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Messages - Arkarch

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31
Lenses / Re: EF 200-400 f/4L IS 1.4x Availability
« on: April 16, 2013, 05:44:57 PM »
So basically this is a 200-560mm f/4-5.6 lens? Now, due to the IS, if it is a highly portable (hand-holdable) lens ... great for sport and stalking game. If not, still, what's the point?
Well, a 400mm f/4 lens will cost you $6000+ from Canon. A 500 or 600mm lens from Canon will cost you $10k (though, they will be f/4, not f/5.6). A 200mm lens is another $750, and a 300mm f/4 is another $1000. So, in pure focal length you are getting a 50% discount. And of course you'd have to change between all of those. A 100-400 would presumably be an alternative, but, its an older design and you need to add a teleconverter to get to 560.

I dont see the discount - I see a premium.   

By your numbers,
200mm f/4 = $750
300mm f/4 = $1000
400mm f/4 = $6000
TC 1.4 III = $500

You get the 500/600 f/5.6 via the 1.4 that is also part of the 200-400 mechanism.
(edit - assuming the 1.4 works on a 400 f/4.0)

I total roughly $8250 done via components versus $10000+ as a single assembly. 

This is by no means a bad deal.  For the 25% premium you get an all-in-one that saves you swapping time or additional bodies so as not to miss the shot.  But still its all f/4.0+.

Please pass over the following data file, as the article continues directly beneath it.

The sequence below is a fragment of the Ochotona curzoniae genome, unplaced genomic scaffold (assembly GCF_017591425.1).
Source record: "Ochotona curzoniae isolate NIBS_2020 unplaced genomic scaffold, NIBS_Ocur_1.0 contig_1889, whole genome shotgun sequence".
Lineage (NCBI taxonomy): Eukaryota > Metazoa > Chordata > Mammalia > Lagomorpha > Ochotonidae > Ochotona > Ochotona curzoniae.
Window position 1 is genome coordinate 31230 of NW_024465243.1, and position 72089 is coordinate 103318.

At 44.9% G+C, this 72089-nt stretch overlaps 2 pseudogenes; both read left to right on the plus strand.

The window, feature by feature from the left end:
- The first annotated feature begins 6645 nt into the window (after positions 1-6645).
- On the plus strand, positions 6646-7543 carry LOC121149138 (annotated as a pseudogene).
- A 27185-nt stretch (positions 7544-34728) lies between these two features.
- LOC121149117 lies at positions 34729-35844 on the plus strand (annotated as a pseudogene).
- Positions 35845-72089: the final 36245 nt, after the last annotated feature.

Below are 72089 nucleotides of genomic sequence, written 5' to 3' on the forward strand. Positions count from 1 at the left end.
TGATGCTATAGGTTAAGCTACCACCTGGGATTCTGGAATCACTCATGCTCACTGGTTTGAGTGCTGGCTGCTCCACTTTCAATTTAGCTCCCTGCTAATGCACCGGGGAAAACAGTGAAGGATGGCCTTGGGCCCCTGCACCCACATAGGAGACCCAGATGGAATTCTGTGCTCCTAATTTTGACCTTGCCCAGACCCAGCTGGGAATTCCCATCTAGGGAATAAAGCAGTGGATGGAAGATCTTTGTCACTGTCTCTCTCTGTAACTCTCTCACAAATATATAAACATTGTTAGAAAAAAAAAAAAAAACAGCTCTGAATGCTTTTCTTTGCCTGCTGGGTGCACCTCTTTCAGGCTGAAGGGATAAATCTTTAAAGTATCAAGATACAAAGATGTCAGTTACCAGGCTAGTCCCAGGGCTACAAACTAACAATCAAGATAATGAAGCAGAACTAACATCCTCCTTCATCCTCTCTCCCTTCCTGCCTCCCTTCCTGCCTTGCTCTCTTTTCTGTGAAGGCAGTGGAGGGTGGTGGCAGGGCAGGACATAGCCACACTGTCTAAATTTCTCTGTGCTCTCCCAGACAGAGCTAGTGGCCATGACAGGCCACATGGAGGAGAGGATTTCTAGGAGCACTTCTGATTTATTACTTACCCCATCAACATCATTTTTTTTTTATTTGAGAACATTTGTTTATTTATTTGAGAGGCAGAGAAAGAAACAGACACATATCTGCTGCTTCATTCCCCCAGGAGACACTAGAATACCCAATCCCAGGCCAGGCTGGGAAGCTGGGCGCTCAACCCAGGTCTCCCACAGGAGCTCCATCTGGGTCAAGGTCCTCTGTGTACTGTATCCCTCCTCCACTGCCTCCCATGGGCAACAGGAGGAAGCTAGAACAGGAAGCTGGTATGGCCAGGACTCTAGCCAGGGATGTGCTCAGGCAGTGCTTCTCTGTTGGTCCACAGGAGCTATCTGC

32
Lenses / Re: EF 200-400 f/4L IS 1.4x Availability
« on: April 16, 2013, 02:27:13 PM »
I also had a chance to play with the 200-400 at NAB last week.

My opinion - its advantage is flexibility; and the optics (at least through the viewfinder) looked very nice.  But I have concerns. 

If you consider that most will either shoot it wide (200) or long (400) - its a 200 f/4.0 and 400 f/4.0 + 1.4 extender.  Is the added convenience worth $10k+ ?  For those who need the rapid flexibility not to miss a shot between 200 and 560 (extended + 1 stop), maybe. 

The feel was nice - I could handhold it but it is physically long.  My biggest gripe was the position of the extender switch.  I really would like to be able to flick it while viewfinding but its in the 10:00 position. On a tripod/monopod, not as much an issue.

I think this is going to be a very hot lens and very popular with wildlife and daylight sports photographers.   High on my wish list but most likely I'll focus on the prime 2.8's first.

33
Canon General / Re: The need for backup equipment for paid jobs
« on: February 06, 2013, 06:34:47 PM »
Backup gear is an excellent investment.

My story does not involve a paid gig; but a group photo gig I paid $$$ for - in particular a steam railroad roundhouse evening event and following canyon day event out in the cold and snow.  I set up my 7D and 70-200 2.8 on a large metal plate - thinking that was level and stable.  Then I turned to fetch something in the bag and accidentally discovered a pivot point "hole" under the metal plate, sending my rig backwards into a pile of metal scrap.  Thought everything survived - but as I quickly discovered a hole in the body that wiped out my CF Reader (and later discovered a scuff that warped the focus ring on the long lens) - all before I got my first shot off.